Video of the Day
Vice President Pence Hosts Honor Flight Veterans


Today’s Hill Action
Senate Floor Schedule
The Senate reconvenes at 10 a.m. and will resume post-cloture consideration of the nomination of Scott Gottlieb to be commissioner of Food and Drugs. The Senate will recess from 12:30-2:15 p.m. for weekly caucus lunches.
Nominations: Scott Gottlieb, of Connecticut, to be commissioner of food and drugs.
Committee Hearings
09:30am: US Cyber Command
10:00am: Pending Nominations/Foreign Service List
10:30am: Sullivan Nominations
02:30pm: Pending Nominations
02:30pm: Public/Private Sector Water Infrastructure Roles
02:30pm: Maritime Transportation
02:30pm: US Democracy Assistance
02:30pm: Intelligence Matters
House Floor Schedule
House is not is session
Committee Hearings

Five takeaways from Yates’s dramatic Senate testimony
Former acting Attorney General Sally Yates testified to a Senate Judiciary Committee panel on Monday in one of the most hotly anticipated hearings of the Trump era to date.
Yates’s testimony was a huge media event, commanding hours of live cable news coverage.
She came before the committee following several media reports that she had warned the White House that then-national security adviser Michael Flynn had been compromised almost three weeks before he resigned. However, nothing had been heard on the record from Yates herself.
Yates was fired over a separate matter days after delivering the warning about Flynn. She declined to order the Department of Justice to defend President Trump’s controversial executive order that sought to temporarily bar most travelers and immigrants from seven predominantly Muslim nations, as well as indefinitely halt the admission of Syrian refugees
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Trump Weighing Up to 5,000 More US Troops for Afghanistan
President Donald Trump’s top military advisers are urging him to send 3,000 to 5,000 more U.S. troops to Afghanistan, a White House official said.
The president hasn’t yet decided on expanding the U.S. presence in the nation’s longest war, according to the official, who asked not to be identified discussing internal deliberations.
Afghan forces, backed by about 8,400 American troops, have continued to lose ground to Taliban militants and a small but growing presence of Islamic State terrorists. The recommendation by the military to send more U.S. troops was reported earlier by the Washington Post.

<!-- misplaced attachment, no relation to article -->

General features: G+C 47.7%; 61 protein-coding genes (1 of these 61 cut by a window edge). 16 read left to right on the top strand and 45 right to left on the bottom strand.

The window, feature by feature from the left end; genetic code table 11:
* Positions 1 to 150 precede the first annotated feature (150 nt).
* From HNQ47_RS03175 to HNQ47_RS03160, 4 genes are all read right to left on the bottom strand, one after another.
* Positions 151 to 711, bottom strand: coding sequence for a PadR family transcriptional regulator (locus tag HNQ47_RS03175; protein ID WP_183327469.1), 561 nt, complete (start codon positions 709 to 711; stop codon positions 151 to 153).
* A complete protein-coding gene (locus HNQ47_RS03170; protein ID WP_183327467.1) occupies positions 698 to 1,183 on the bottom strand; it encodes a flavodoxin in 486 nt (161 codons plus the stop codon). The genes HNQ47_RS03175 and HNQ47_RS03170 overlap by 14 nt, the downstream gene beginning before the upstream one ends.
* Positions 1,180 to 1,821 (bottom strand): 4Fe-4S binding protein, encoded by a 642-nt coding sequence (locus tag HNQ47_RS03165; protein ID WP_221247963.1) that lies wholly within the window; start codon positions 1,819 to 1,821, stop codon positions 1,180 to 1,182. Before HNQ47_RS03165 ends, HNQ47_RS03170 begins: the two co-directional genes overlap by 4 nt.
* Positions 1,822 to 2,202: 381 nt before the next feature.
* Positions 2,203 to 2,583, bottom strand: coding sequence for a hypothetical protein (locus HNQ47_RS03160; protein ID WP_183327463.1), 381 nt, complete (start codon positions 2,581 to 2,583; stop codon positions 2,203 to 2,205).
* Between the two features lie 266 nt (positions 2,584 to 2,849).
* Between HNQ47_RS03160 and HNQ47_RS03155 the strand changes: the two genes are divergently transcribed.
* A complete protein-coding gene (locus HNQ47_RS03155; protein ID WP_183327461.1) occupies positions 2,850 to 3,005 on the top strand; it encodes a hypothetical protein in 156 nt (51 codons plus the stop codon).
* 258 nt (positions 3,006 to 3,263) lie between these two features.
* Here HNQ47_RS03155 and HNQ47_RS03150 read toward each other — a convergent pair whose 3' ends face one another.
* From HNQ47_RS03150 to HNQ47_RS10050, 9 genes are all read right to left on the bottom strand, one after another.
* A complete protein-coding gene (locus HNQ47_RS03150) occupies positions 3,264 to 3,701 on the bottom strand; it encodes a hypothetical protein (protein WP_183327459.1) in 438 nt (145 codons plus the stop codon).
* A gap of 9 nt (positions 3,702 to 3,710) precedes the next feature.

Almost sixteen years after the U.S.-backed ouster of the Taliban, Afghanistan remains in the grip of a war with “shockingly high” death rates among security forces and a record number of casualties among civilians, according to the U.S. government watchdog monitoring the country’s reconstruction efforts.
Civilian casualties rose to 11,418 last year, the highest since the United Nations began keeping records in 2009. In the first six weeks of this year, 807 Afghan soldiers were killed, John Sopko, the U.S. special inspector general for Afghanistan reconstruction, said in his latest quarterly report to Congress
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Republicans War over taxes
House Republican leaders are battling the Trump administration as well as many of their own colleagues in Congress – including the Freedom Caucus – over one of the most basic questions surrounding their tax plans this year: Should they go for a once-in-a-generation overhaul of the code or settle for an old-fashioned tax cut?
With Republicans in complete control of the government, Speaker Paul Ryan and his chamber’s tax writers see a rare opportunity for a sweeping makeover, something lawmakers have long promised but haven’t done since the Reagan administration.
The other side wants to focus on cutting taxes. That would not only be a much easier lift but, with all the uncertainty over Republicans’ Obamacare replacement plans, would also help ensure they go into next year’s midterm elections with a major legislative accomplishment.
The tax reformers’ cause took a pair of hits last week when Freedom Caucus Chairman Mark Meadows said his group would come up with its own tax plan – even though Ryan’s “Better Way” proposal is supposed to be the official House line on taxes – while the Senate’s top tax writer, Orrin Hatch (R-Utah), said he prefers taking the tax-cut route.
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Until tomorrow,
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